Last weekend, the Pitchfork Festival again graced Chicago and Union Park with its presence. Now in its 5th year, Pitchfork has gained a reputation as that other Chicago festival of note — the less corporate, less main-stream, and therefore more hip festival to Perry Farrell’s Lollapalooza that hits Grant Park in August. Unlike other larger festivals who work to assemble a breadth of big-name artists with a sprinkling of up-and-comers, the Pitchfork Fest (like it’s online magazine) concentrates more on displaying the depth of their contemporary with it-ness by assembling a conglomeration of the sharpest acts currently teetering on that ever-fickle cutting-edge. What results is, in my view, a somewhat motley crew of bands and artists, few of whom you are likely to hear on the radio and even fewer that care to be there at all.
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This year the headlining act was the recently reunited 90s-era band Pavement. Yes, that same Pavement that 20 years ago would have been so perfect for Pitchfork’s unique (and I use that term loosely) contemporary market, but had the disadvantage of existing when bands flying under the popular radar relied on the tenuous word-of-mouth buzz created by informed record store employees and their underground ‘zines. Pitchfork has basically brought that underground ‘zine market to the masses and with it hundreds of bands not all that unlike Pavement. Oh, for joy!
There is a paradox lurking here. A paradox that I think operates as a bit of a metaphor for the culture surrounding the Pitchfork fest and much of the music on display there. In 1992, Stephen Malkmus of Pavement released a song called “Frontwards” with a chorus where he laments, ironically, the fact that he has “so much style that it’s wasted.” Pavement — a band too alternative for 90s Alternative — knew even then something weird was a brewing in popular culture. It’s like they foretold with spot-on accuracy the legacy that they would leave.
The old ‘zines promoting bands like Pavement offered something different — something we used to accurately call “counter-culture.” But something strange happens when the “counter” becomes the dominant, indeed, when it becomes incredibly fashionable. Something even stranger occurs in the frantic rush to be in fashion – to be that next big thing.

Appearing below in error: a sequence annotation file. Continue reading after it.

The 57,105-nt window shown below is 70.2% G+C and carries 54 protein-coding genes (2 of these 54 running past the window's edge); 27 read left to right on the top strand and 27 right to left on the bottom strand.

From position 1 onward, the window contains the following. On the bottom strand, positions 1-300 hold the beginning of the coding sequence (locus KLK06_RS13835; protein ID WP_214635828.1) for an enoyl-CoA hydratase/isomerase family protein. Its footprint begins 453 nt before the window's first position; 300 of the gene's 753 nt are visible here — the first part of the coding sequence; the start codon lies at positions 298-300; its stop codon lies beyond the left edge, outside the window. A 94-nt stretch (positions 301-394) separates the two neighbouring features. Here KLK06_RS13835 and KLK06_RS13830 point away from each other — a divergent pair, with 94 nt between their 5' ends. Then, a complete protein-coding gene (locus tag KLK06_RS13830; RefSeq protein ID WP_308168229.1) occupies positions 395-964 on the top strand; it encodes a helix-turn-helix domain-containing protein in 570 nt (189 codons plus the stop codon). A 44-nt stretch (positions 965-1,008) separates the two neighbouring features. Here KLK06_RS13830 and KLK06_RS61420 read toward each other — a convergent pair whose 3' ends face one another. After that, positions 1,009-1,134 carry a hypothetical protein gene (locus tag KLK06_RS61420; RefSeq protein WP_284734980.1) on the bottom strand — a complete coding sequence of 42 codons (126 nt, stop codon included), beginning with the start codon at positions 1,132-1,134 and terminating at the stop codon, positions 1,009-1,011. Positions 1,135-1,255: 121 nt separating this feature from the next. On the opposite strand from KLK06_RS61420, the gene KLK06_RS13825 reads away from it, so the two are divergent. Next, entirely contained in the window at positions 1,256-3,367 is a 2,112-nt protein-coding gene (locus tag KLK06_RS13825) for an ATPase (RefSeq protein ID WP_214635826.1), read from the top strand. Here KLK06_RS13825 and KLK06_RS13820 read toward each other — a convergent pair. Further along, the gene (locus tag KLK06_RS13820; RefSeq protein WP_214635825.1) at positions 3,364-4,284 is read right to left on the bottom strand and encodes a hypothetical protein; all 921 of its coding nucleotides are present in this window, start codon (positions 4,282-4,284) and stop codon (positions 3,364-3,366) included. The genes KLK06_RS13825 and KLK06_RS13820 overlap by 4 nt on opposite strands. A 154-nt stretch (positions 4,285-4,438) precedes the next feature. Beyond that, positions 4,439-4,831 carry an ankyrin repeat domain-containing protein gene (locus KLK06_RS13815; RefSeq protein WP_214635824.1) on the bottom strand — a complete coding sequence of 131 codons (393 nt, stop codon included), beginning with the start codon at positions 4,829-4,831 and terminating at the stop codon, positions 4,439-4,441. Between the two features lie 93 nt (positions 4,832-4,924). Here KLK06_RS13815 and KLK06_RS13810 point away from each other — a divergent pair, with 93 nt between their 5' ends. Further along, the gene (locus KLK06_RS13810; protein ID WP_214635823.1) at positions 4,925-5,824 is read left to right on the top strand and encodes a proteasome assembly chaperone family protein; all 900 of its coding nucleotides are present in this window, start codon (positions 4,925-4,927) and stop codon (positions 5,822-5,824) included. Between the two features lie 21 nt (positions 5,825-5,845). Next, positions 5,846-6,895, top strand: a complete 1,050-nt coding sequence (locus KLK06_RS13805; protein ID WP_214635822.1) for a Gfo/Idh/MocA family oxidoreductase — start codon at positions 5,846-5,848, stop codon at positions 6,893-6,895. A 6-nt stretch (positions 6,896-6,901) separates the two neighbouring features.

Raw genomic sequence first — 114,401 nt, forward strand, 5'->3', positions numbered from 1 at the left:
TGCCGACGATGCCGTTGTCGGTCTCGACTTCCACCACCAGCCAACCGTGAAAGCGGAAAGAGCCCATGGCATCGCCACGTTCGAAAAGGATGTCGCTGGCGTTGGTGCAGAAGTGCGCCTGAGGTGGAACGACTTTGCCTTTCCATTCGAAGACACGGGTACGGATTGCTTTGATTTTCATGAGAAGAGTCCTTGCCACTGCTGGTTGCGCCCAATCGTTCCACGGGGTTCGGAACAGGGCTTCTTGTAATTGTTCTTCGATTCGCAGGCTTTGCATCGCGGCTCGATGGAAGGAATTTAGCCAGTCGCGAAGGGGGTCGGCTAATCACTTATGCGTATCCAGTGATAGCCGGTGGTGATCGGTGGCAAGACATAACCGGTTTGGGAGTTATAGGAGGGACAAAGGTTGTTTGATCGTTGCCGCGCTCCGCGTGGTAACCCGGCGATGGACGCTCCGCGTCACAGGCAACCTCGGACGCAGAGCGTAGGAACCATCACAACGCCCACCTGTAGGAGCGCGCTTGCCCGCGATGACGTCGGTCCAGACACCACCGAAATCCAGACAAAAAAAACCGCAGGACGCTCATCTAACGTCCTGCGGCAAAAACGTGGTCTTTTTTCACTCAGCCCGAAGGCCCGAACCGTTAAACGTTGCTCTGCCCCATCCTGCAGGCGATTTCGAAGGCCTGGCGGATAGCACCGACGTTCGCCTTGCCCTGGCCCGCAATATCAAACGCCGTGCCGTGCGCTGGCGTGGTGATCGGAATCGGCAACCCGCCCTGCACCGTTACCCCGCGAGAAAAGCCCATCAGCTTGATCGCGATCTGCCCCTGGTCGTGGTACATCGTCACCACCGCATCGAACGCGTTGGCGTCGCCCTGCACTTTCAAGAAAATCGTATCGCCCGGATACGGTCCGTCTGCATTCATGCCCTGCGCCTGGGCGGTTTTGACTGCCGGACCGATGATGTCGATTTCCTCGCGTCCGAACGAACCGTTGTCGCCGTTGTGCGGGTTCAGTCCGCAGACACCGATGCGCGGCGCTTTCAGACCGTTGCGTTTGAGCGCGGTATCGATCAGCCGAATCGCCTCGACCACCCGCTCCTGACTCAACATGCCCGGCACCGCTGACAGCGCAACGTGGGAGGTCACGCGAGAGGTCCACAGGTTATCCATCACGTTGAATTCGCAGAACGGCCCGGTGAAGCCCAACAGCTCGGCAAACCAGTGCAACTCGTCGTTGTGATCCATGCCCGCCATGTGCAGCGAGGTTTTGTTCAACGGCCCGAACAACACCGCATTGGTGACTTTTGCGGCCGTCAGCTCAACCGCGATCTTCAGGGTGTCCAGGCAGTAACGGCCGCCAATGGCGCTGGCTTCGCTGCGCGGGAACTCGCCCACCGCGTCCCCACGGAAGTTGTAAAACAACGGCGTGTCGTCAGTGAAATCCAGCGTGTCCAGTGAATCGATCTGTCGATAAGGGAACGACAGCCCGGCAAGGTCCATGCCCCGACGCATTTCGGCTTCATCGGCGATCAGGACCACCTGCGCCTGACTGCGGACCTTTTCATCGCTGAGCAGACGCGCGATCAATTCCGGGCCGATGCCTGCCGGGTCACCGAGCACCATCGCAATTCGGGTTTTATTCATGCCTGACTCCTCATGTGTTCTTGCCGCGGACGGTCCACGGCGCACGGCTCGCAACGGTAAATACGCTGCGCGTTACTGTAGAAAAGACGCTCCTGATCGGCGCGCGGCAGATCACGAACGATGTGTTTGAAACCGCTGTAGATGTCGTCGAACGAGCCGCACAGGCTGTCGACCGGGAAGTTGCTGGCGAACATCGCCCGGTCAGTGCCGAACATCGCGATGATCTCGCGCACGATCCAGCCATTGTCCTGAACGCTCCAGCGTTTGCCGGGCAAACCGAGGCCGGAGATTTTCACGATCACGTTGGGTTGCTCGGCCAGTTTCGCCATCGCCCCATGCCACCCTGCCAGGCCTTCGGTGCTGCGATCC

This paradox between the rise of alternative culture and the speed and demands of the fashionable seems to be where Pitchfork as both a publication and a festival operates. And by creating a business model that responds and revels in that phenomena, Pitchfork has stumbled on genius: the bands they endorse, like clothes in a department store, are constantly changing in that cold rush to stay unique and all the while Pitchfork promotes some, pans (many) others, and then employs their favorites to play their festival. Voila: modern capitalism at its finest.
But the residue of the model (and we surely can’t blame this phenomenon on Pitchfork alone) is that ever-growing community that we lovingly, with tongue in cheek, call hipsters. Those with so much style that it’s wasted. Those who have cake and eat it too, who love everything but own nothing. The hipster culture is counterculture with an exponent and the Pitchfork festival is the premier market for the hipster — so fashionable are its attendees that it’s possible for them to move from the softest folk music to hard-core gansta rap, to pop-princess glam without batting an eye. And this is the diversity that Pitchfork offers. They love it all, and will surely love something else next year. And Pitchfork will continue to thrive on the fast fashion of its proponents.
I offer these thoughts as someone not-completely removed from that culture, but as a concerned sometimes-member of it. My own experience has taught me to be wary of the fashionable, to shop at thrift stores, to not believe the radio or the hype, and to be wary of large groups of people who dress the same, like the same kind of music, and read the same books. This philosophy is the central irony of hipster culture. We have been being prepped by bands like Pavement and provoked by Pitchfork to, at once, become who we are but then to avoid people like whom we eventually become. Implosion is inevitable.
Not surprisingly, then, I found myself at the Pitchfork fest and by way of review, I offer my top five performances:
Swedish-born folkie Kristian Matsson operates under the moniker The Tallest Man on Earth and while an odd name choice for a singer/songwriter, after seeing him play, I can’t help but agree. The Tallest Man On Earth sings with a nasal, early-career, Tom Waits-y grit and he plays the guitar with a quiet ferocity that implies long hours of study. Though Matsson was jetlagged and visibly worn (“at my weakest” he admitted) during his set early on the first day, I couldn’t help wonder if I was going to hear anything more special for the rest of my time in Union park. Matsson prowled and staggered around the stage, sometimes sitting for a spell, all without missing a note of his carefully picked or strummed guitar melodies. I was moved by the of his precision of his playing and singing in the face of his fatigue and enchanted by the poetry of his lyrics. Truth be told, I don’t know that I did see anything better all weekend.